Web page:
that was plenty scary, and a good sign that
we had reached a bottom."

Nonsense. The VIX, a volatility index for the
country's 100 hundred largest company stocks,
was back-tested into the rough waters of
1987. In October that year, during that
horrible week of selling, the fear gauge hit
175. The indicator Thursday morning, as the
Dow resumed its inevitable sell-off, was an
easy-peasy, hakuna-mattata (no worries, mate)

"October '87 gives you an idea of what true
panic really is," Schaeffer says.

The New York University mathematics major
puts a lot of faith in the idea of a full-
scale retreat from stocks. In that regard,
his expectation of a market washout, complete
with tears, jangled nerves, and tremendous
point declines, is similar to those of
several other pure technicians, including
Paul Desmond at Lowry's Reports and his own
senior quantitative analyst, Christopher
Johnson in Cincinnati.

"I want to see three to six months of heavy
mutual fund outflows, not this business of
one month of sharp outflows," Schaeffer says,
between bites of scrambled eggs and toast.
"Look at it like this: The S&P 500 in this
selloff got cut in half. Nasdaq got cut in
half twice. For that to happen to the Dow, it
has to be at 5,875. It happened in 1973 to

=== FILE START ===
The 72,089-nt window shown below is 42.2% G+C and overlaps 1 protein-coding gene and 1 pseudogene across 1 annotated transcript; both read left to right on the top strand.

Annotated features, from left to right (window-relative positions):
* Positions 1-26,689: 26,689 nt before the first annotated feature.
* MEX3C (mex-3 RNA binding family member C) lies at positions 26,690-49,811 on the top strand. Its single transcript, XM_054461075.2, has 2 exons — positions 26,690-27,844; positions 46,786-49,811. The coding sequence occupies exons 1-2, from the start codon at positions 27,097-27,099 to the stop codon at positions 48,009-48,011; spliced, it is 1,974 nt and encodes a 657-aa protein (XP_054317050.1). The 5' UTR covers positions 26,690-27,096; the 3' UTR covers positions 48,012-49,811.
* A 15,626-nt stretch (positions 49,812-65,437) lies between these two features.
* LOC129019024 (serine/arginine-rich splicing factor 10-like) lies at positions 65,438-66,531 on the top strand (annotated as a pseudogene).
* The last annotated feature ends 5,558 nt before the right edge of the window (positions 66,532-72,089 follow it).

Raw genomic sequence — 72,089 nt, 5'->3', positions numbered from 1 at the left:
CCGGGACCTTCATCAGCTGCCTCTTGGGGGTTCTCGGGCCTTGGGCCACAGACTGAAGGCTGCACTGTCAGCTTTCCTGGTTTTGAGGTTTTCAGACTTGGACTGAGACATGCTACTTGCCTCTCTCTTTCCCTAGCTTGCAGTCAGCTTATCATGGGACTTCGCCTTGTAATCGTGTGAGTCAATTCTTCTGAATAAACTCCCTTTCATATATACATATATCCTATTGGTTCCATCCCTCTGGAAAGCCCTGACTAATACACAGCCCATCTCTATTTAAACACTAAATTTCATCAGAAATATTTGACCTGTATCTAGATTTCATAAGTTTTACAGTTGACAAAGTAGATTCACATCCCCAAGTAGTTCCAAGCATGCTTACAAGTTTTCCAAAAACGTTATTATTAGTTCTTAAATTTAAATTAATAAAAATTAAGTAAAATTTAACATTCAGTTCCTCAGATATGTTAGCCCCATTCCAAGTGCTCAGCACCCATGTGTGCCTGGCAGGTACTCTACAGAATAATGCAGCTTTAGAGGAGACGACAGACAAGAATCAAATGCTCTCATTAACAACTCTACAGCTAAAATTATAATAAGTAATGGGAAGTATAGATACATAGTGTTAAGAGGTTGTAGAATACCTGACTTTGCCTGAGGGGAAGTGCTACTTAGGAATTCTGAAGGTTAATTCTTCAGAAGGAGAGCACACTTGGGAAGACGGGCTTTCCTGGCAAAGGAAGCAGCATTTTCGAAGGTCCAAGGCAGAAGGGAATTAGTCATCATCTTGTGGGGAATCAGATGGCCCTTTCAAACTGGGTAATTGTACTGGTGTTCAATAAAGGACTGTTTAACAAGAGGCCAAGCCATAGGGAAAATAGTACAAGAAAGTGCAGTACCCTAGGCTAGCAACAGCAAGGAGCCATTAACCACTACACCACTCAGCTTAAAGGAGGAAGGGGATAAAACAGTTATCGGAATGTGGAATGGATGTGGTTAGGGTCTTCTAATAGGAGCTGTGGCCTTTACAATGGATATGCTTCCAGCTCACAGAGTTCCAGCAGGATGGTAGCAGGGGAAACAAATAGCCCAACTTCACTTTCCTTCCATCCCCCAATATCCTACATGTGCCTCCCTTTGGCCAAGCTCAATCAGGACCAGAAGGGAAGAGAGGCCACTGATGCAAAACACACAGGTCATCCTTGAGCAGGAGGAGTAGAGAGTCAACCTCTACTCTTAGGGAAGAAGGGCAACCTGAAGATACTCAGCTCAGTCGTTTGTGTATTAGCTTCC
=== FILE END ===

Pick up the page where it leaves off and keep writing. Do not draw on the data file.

'76, so why not now?"

Schaeffer says the Dow's superior performance
to the rest of the stock market -- since the
January 2000 Dow peak, the Dow is beating the
S&P 500 by more than 15 percentage points --
is "curious."

Does Schaeffer believe in market
manipulation? "I'm not going to go as far as
Bill Murphy and the gold folks about that
subject," Schaeffer says, referring to the
chairman of the Gold Anti-Trust Action
Committee and a growing belief that
commercial banks and governments work behind
the scenes to inflate paper values and
deflate hard assets, like gold. "But if you
are going to manipulate an index, it would be
the headline index."

Schaeffer sees gold -- and gold mining stocks
-- as investments that will fare well in what
inevitably will be turmoil in coming months
or years for the stock market. "Whether it's
a panic or a grind-'em-down bear market, it's
going lower," he says.

He recommends buying put options on the
Diamonds (DIA), a trust security that trades
like a stock and represents the Dow index.
Put options increase in value as the
underlying security, in this case the bloated
Dow, declines.

Schaeffer's business in Cincinnati employs 60
people, thanks to a growing awareness of
equity options among Main Street investors.
The former insurance executive is quick to
admit he makes mistakes.

"My biggest goof of late was being caught
flat-footed by counter-trend rallies, in the
1994 and 1998 sell-offs, when I was a bull,
and the September 2001 rally," he says. "Oh,
and before I got it right, I got clobbered by
airline puts."

In February and March, airline stocks soared,
leading Wall Street to believe the worst was
over for the battered industry. Schaeffer was
amazed at the rally, but stuck to his guns.
"I travel, and I know the airlines are in
pain," he says.

Today, the airline stocks are, collectively,
at half their highs from February. "What was
with that rally? I want to know. Leave it to
Wall Street to parse the travel figures and
say, 'Oh, capacity was worse last month than
it is now.'"

No wonder no one listens to Wall Street these
days, Schaeffer says.

The veteran stock market researcher's views
can be found online at


Thom Calandra is editor of